Tripoli, 18 July:
By Daeshik Jo, Ambassador of the Republic of Korea to Libya.
In the early 1980s, I had just finished my . . .[restrict]military service and was preparing for an exam to enter the Ministry of Foreign Affairs. Around that time, I happened to see a movie and was enchanted by its eloquent title. It was “Lion of the Desert”, which depicted the life and struggle of an old teacher of the Koran who resisted the invasion of Italy.
I was very much impressed by the film. However, at that time, I did not pay much attention to the fact that the film was based on the life of Omar Mukhtar and the important role he played as a hero in the Libyan national liberation movement.
Since then, thirty years have passed and I was then appointed as the Korean ambassador to Libya. Remembering my first encounter with the country through the medium of cinema, I was excited to genuinely engage with the people, those like Omar Mukhtar, that had demonstrated such a passionate energy for freedom from oppression.
I was attending a Korean Ambassadors’ meeting in Seoul on February 17th last year when I was informed of the outbreak of the Revolution. At that point I immediately came back to Libya. Since then, I have witnessed the courage and determination on the part of the Libyan people which was instrumental in the final success of the civilian revolution. Needless to say given the weight of the overwhelming obstacles that were faced, I was moved, at a personal level, far beyond my early ‘Lion of the Desert’ movie experience.
As the ambassador of the Republic of Korea to Libya, I have contemplated what ways Korea could best contribute to the reconstruction and development of the new Libya. Given that Libyan people have passed through hard times of civilian revolution, it was clear that as a friendly country we should not sit back and only watch. From the standpoint of a friend, I tried to find some ways to help the Libyan people because, I thought, a friend in need is the friend indeed.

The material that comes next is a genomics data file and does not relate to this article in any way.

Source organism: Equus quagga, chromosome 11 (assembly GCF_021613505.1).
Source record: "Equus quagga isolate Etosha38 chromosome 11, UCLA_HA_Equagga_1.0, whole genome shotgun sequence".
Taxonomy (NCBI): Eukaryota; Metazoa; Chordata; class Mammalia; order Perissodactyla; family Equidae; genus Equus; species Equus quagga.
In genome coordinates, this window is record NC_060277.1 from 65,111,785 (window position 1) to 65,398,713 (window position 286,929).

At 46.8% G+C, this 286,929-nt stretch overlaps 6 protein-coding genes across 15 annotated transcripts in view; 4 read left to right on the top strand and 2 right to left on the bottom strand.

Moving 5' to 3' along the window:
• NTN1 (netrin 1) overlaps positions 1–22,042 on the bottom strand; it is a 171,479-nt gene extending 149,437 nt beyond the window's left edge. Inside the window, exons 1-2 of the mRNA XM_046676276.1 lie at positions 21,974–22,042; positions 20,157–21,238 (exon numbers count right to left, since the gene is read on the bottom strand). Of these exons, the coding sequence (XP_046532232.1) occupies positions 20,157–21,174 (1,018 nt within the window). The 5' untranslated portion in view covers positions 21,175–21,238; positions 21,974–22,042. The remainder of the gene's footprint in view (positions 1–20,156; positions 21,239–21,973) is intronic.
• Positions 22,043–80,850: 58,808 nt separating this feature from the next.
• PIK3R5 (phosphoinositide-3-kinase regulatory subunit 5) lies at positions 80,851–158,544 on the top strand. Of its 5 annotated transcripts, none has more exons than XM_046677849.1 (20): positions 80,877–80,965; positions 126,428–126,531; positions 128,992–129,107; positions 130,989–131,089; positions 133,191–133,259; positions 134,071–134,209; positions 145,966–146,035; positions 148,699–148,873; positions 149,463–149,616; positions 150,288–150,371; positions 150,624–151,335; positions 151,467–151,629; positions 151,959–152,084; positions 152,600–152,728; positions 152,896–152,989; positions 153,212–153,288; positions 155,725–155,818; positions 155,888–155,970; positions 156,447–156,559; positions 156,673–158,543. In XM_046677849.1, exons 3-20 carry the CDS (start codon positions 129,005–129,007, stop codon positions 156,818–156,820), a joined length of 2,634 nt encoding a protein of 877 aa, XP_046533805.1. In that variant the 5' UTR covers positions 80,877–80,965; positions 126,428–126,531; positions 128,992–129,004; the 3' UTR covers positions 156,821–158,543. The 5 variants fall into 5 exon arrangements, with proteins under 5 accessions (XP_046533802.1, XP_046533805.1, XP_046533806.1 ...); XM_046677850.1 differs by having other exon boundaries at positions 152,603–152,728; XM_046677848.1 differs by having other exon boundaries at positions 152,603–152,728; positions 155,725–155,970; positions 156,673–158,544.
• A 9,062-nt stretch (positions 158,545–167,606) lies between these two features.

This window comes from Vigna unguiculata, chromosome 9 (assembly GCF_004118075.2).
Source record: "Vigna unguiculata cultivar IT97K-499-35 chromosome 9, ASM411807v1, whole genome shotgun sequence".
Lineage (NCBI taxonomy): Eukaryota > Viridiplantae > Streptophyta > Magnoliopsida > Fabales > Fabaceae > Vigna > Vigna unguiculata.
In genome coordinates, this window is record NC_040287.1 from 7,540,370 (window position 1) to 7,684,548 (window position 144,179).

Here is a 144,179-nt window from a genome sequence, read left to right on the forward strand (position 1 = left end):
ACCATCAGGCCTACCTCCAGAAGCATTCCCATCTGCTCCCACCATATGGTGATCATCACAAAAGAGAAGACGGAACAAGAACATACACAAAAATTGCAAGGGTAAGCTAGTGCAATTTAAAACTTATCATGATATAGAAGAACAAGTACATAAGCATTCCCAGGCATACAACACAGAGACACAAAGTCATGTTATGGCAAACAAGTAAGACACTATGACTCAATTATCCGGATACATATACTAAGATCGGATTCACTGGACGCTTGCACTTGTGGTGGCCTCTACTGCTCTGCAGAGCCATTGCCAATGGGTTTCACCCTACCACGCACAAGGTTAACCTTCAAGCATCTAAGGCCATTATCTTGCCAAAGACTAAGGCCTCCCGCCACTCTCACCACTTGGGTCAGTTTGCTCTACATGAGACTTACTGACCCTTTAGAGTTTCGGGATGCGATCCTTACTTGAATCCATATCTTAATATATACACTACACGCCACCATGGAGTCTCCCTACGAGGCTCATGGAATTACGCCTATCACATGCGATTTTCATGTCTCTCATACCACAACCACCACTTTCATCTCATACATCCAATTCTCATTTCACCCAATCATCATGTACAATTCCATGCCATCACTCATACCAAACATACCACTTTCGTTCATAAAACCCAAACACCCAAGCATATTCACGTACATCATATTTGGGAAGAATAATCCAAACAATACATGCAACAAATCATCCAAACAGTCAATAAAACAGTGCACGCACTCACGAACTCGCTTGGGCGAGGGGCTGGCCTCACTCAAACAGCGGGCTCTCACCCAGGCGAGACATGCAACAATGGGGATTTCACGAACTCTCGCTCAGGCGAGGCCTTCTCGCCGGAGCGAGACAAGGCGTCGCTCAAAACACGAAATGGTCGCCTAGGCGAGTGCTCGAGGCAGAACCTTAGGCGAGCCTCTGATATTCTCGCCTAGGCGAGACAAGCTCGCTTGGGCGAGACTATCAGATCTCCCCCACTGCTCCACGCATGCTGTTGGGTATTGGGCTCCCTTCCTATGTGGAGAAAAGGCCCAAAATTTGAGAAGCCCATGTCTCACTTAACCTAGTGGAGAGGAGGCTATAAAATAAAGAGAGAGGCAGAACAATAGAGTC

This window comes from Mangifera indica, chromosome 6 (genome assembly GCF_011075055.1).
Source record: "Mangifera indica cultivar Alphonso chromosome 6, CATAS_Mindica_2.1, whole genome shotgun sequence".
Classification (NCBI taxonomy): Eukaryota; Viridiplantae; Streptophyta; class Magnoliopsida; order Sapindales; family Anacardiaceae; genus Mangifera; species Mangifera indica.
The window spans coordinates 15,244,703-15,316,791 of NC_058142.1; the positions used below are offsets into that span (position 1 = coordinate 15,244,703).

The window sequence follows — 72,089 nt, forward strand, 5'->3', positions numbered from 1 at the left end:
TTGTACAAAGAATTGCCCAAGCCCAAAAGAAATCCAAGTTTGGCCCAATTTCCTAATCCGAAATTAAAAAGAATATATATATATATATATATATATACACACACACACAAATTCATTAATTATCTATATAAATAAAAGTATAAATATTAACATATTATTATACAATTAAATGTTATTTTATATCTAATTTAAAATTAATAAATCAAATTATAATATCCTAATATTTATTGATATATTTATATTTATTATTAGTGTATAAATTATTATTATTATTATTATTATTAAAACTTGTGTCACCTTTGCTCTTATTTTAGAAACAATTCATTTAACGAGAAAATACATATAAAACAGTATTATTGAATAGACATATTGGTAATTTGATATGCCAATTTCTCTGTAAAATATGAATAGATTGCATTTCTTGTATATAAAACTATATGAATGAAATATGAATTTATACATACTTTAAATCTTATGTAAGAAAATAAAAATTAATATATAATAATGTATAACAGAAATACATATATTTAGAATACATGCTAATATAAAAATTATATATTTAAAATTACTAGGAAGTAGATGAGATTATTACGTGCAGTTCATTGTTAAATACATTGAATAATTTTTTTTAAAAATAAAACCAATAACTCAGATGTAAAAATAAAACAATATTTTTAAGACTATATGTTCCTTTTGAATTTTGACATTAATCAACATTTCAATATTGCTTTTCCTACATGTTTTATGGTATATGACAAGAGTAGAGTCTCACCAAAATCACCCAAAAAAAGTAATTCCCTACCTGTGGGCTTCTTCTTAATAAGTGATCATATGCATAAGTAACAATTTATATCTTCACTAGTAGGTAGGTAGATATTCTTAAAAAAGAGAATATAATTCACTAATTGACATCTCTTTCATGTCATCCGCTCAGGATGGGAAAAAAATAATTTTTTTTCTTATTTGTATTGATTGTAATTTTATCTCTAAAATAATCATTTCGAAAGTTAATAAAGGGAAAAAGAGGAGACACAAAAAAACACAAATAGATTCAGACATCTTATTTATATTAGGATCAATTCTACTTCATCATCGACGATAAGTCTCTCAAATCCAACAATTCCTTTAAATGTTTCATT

After consultation with Seoul, we have determined that it would be best and most practical for Korea to assist the Libyan people in the areas where Korean expertise and strength most coincide with the Libyan needs. In this context, the following seven projects were selected:
1-Identification of the remains of missing persons,
2-A knowledge sharing program (KSP),
3-Human resource development,
4-Water resource management,
5-Administrative capacity building,
6-Infrastructure establishment, and
The Korean government has allocated an initial $7 million for identification of missing persons during the revolution. At the moment, the Korean team for identification is remaining in Libya, supporting Libyan efforts.
Though it was unfortunately gained as a result of a period of sadness in our own history, the Korean government is passing on its know-how, regarding the collection of the remains of the victims to the Libyan people who are suffering a very similar kind of sorrow. We acknowledge that though these efforts cannot wipe away the stains of fallen tears, they can, to an extent, help ease the pain of those losses.
The knowledge-sharing program (KSP) is looking to put forward references for economic development strategy that are based on the Korean experience. We hope this may provide useful policy guidance to Libya which has steered its economy to one which is based on free market principles. Meanwhile, the IT Training Center project looks to pass on know-how gained from the development of Korea’s world class IT infrastructure to help establish and grow that of Libya. In this regard we look forward to helping promote and develop new possibilities for the country.
I am convinced that the Libyan people will achieve social stability and democracy in the near future as they have succeeded in democratic revolution and have overcome very difficult adversities. The election on the General National Congress which was successfully held on 7th July could be a good sign as the Libyan people eloquently demonstrated their will and commitment to putting democratic principles into practice.
Though I am soon leaving Libya, I will remain as a friend of the country. Along these lines, I sincerely hope for the best regarding the reconstruction and stability of Libya along with the promotion of the mutual friendship and cooperation between our two countries. Finally, from the bottom of my heart, I wish the Libyan people the utmost prosperity and happiness.
Daeshik Jo, Ambassador of the Republic of Korea to Libya.
See Ambassador Daeshik Jo’s opinion piece of 5 July: http://www.libyaherald.com/why-am-i-optimistic-about-libyas-future/
See Ambassador Daeshik Jo’s opinion piece of 1 July: http://www.libyaherald.com/why-not-libya-witnesses-of-history/